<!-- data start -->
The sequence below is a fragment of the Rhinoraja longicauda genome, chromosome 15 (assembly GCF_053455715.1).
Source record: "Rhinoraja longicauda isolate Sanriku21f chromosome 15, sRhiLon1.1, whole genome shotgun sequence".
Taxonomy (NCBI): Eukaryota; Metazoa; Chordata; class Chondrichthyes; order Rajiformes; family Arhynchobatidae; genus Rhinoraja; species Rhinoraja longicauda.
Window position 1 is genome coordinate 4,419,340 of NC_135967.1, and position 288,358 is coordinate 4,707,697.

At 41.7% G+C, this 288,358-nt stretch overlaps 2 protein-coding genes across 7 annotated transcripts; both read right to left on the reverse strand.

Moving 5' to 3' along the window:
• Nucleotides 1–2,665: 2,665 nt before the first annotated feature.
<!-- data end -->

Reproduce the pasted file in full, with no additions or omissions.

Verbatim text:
The sequence below is a fragment of the Rhinoraja longicauda genome, chromosome 15 (assembly GCF_053455715.1).
Source record: "Rhinoraja longicauda isolate Sanriku21f chromosome 15, sRhiLon1.1, whole genome shotgun sequence".
Taxonomy (NCBI): Eukaryota; Metazoa; Chordata; class Chondrichthyes; order Rajiformes; family Arhynchobatidae; genus Rhinoraja; species Rhinoraja longicauda.
Window position 1 is genome coordinate 4,419,340 of NC_135967.1, and position 288,358 is coordinate 4,707,697.

At 41.7% G+C, this 288,358-nt stretch overlaps 2 protein-coding genes across 7 annotated transcripts; both read right to left on the reverse strand.

Moving 5' to 3' along the window:
• Nucleotides 1–2,665: 2,665 nt before the first annotated feature.